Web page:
Everything’s a Conspiracy:
The Life of Freemason Communities
The lack of information causes myths about masons to circle around. Some people are convinced that the masons rule the world and are plotting a conspiracy, others think that their fraternities are just harmless gatherings of old people. German photographer Juliane Herrmann infiltrated a mason community and showed what the secret society is like from the inside.
Documentary photographer from Cologne, Germany. Studied photography in Dortmund and the Netherlands. For her project Man among Men received the first prize at the contest for young photographers in Germany.
— I’m very intrigued by social phenomena characterized by the preservation and maintenance of ideals and traditions, as you may find in an old pipe shop, a student fraternity or a freemason lodge. I’m fascinated by the persistence of those phenomena in the modern times and how people create their identity within these communities. During my bachelor studies I heard about some student fraternities in Germany. Immediately my interest was caught and I did several projects in student fraternities. At some point one of the students told me about the freemasons and I had no idea who they are nor what they do. So I would just start to research and soon after contacted the lodges in the surrounding cities.
I sent them some emails and to my own surprise they answered very quickly and were open to participating in my project. Of course, it took some time to gain their trust and I had to cooperate with them otherwise they wouldn’t show me anything of their community and the work would stay on the surface. To collaborate with the people was the only way to find ways to show things that are usually invisible or hidden. In the meantime, I have a quite big network of freemasons who support my project, which also makes it easier to connect to freemasons in other countries.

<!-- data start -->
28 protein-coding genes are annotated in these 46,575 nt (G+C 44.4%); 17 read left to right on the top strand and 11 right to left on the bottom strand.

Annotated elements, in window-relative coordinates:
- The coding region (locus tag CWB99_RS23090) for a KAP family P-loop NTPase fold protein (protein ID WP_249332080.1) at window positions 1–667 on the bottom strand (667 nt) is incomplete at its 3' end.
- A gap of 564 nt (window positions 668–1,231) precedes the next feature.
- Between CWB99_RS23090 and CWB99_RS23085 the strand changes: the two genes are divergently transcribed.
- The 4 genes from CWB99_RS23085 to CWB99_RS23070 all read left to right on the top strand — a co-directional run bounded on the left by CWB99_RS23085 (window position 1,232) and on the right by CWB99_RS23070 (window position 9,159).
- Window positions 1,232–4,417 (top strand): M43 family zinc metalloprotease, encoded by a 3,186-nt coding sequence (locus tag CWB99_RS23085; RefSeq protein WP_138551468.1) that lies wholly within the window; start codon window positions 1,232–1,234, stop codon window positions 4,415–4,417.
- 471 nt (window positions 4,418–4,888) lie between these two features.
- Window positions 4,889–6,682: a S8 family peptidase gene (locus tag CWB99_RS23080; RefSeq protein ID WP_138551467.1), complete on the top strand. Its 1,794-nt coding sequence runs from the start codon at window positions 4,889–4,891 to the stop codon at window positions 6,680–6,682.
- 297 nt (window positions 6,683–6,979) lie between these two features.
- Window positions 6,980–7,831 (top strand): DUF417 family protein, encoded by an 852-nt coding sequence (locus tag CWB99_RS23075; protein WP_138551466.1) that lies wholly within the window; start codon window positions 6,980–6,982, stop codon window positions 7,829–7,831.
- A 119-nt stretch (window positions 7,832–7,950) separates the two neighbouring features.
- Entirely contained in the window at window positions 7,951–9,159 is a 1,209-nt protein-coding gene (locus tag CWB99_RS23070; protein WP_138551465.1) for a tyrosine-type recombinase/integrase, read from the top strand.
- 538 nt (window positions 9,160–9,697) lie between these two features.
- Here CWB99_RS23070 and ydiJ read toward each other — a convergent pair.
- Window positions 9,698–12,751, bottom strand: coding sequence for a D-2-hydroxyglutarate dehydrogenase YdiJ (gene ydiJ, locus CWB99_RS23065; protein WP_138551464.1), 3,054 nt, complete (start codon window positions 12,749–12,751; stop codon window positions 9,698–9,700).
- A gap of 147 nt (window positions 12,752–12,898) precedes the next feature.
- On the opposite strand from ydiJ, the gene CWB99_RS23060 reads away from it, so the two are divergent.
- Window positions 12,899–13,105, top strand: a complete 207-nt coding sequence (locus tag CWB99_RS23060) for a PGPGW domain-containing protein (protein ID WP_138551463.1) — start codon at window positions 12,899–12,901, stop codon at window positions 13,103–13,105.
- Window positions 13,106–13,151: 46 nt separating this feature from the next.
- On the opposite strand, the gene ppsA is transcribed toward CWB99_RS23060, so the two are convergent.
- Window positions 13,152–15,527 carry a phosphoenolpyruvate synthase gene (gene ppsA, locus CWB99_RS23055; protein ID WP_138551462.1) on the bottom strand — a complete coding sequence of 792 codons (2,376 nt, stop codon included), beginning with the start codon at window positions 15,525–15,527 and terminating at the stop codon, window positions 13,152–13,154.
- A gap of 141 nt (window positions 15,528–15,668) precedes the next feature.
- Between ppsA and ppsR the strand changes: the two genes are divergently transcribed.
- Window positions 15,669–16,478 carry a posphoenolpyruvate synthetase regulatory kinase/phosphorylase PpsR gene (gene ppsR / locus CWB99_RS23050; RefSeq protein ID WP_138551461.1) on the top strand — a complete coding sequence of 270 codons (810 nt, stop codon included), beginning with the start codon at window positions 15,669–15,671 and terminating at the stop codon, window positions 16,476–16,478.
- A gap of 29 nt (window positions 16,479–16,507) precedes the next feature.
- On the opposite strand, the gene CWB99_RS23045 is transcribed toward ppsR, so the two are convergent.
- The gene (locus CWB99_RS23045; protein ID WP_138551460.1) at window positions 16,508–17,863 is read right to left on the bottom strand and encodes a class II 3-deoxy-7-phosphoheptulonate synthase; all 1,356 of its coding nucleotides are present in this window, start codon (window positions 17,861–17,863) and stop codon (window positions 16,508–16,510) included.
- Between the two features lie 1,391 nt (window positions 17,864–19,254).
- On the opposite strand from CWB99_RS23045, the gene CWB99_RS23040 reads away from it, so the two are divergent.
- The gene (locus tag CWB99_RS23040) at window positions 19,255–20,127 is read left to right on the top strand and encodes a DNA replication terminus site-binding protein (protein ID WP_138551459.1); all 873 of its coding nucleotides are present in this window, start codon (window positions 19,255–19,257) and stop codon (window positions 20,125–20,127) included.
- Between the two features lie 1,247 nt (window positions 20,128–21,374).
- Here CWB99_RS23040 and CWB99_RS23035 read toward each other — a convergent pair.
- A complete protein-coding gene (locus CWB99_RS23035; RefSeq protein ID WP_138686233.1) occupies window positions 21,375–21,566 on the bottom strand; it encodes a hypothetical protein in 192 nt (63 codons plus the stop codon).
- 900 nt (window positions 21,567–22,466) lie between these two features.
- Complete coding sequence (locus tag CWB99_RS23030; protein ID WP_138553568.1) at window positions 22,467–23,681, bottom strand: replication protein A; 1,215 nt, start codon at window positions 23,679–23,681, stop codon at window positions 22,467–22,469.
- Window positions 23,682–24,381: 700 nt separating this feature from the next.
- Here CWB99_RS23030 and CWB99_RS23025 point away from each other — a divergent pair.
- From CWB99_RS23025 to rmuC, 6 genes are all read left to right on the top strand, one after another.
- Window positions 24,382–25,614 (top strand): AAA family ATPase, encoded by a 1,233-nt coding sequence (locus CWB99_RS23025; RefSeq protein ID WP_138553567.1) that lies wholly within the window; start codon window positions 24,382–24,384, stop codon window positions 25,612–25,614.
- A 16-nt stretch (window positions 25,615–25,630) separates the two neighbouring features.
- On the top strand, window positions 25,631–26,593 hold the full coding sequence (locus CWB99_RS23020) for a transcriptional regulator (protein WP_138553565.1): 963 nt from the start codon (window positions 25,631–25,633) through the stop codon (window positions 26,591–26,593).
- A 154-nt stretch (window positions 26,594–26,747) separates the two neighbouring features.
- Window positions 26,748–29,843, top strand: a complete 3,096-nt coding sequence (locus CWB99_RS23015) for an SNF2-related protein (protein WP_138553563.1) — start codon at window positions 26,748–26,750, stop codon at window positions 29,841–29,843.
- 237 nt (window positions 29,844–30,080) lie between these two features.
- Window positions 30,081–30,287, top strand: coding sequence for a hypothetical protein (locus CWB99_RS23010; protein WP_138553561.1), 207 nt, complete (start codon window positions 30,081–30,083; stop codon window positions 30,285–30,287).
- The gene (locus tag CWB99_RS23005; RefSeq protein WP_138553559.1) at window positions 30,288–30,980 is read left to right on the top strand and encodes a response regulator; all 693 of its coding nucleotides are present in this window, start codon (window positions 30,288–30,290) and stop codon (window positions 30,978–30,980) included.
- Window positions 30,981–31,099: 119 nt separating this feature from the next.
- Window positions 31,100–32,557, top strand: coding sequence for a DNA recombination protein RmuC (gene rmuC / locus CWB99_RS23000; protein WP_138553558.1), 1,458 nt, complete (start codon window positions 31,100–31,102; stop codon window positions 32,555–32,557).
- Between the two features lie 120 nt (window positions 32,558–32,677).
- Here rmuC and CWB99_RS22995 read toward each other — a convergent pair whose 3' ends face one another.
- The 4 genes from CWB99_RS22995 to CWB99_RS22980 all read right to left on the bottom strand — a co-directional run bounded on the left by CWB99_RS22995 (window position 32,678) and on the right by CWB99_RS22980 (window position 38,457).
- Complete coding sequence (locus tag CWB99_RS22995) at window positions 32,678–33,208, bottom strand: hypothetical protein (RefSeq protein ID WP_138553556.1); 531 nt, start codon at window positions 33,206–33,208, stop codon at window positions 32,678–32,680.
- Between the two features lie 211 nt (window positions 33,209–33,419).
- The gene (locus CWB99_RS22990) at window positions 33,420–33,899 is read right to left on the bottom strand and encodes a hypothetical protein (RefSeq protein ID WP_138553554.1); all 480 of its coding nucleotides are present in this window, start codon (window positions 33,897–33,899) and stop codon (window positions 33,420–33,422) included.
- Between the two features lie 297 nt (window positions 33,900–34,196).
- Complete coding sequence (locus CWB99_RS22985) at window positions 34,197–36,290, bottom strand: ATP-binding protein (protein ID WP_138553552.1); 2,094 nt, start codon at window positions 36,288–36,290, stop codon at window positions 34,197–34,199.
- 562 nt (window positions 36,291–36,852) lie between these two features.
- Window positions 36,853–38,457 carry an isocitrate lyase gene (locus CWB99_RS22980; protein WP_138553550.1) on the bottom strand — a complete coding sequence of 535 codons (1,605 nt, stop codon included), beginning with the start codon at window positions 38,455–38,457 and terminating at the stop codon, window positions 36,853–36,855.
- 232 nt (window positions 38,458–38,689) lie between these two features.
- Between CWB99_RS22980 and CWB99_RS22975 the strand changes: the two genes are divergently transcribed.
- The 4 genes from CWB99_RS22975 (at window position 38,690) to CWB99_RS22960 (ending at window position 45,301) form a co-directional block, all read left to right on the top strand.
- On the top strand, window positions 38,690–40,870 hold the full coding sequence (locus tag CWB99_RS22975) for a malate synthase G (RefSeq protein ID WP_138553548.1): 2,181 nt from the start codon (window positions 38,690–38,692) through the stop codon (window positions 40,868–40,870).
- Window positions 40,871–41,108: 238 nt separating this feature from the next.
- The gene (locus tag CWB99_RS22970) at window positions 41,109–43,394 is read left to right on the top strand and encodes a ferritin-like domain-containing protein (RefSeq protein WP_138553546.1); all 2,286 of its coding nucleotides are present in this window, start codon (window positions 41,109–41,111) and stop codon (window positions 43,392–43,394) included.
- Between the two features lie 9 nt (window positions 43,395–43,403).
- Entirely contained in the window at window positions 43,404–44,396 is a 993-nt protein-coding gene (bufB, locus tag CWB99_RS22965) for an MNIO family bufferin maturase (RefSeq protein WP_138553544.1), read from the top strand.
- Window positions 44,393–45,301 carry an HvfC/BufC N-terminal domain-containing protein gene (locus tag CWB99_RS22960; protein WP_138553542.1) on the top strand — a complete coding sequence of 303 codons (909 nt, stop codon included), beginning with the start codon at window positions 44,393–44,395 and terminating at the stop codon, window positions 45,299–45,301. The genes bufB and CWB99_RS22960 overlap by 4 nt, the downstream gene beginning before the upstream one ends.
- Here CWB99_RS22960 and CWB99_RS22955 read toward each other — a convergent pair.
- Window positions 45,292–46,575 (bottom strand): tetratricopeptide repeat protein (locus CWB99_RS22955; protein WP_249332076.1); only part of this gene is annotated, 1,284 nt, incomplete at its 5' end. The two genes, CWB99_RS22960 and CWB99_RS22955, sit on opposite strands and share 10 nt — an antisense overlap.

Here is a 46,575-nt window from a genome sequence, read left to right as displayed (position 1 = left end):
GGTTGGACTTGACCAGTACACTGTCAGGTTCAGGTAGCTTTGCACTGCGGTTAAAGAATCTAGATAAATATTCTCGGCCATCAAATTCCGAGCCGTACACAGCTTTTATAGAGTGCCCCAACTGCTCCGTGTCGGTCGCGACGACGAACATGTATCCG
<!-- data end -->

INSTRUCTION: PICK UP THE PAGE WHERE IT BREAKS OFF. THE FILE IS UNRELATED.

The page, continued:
I’m a very curious person and always try to stay open-minded and to overcome my own prejudices. I never had to integrate myself in their community. And because I’m a woman, I never could become a member and that’s why I remain an outsider. I will never fully understand what they do, which also keeps it interesting to me.
I like this position as an intermediary between the outside world and the freemasons. I believe to be curious and to ask open questions is the best way to connect to others. You don’t need to identify with them to do a good work about their community, just stay open-minded and critical about what you see.
I’ve been working on this project for more than four years, and some of the masons became friends of mine. To see more and get deeper inside the community you need their trust. It’s might be easy to get entrance but to get their trust takes a while. Especially the ones who were open to my work, the ones who supported it from the beginning and helped me to get further with it, became friends of mine. To dive as deep as possible into a subject you need to open up yourself, and at some point they might become more than a contact person for you.
Freemasons are mostly very normal people. I couldn’t find anything strange about them. Sure, they dress up in a slightly funny way and they might do strange things from the point of view of an outsider, but for them this is all normal and has a specific reason.
In freemasonry you can find a cross-section of the society. One of the principles is that all members are equal, no matter their social and financial background. From my experience I would say that most members are from the educated classes, which seems natural, thinking about the philosophical background of the community: freemasons work on themselves to become better human beings. The mixture of men in freemasonry varies also depending on the country.
At first I was quite excited what I would experience with the freemasons. But soon after I became quite relaxed, when I realized that the freemasons (at least the ones I know) are harmless, friendly people. I think the ideals they have are very interesting. But because we are not living in a perfect world the freemasons are just normal human beings with good and weak character traits, just like you and me.
In Germany there are just 16,000 freemasons nowadays. This is mainly because of the dark time during the Nazi-Regime, when the freemason lodges were forbidden and many freemasons were brought to concentration camps. During the post-war time freemasonry stayed forbidden in East-Germany and in socialist countries. In general, one can say in countries with a dictatorship, or with a significant influence of the church, freemasonry is still very hidden or even forbidden. Worldwide there are more than six million freemasons nowadays, most of them are practicing in England and the USA, where freemasonry is more like a mass phenomena than a secret society.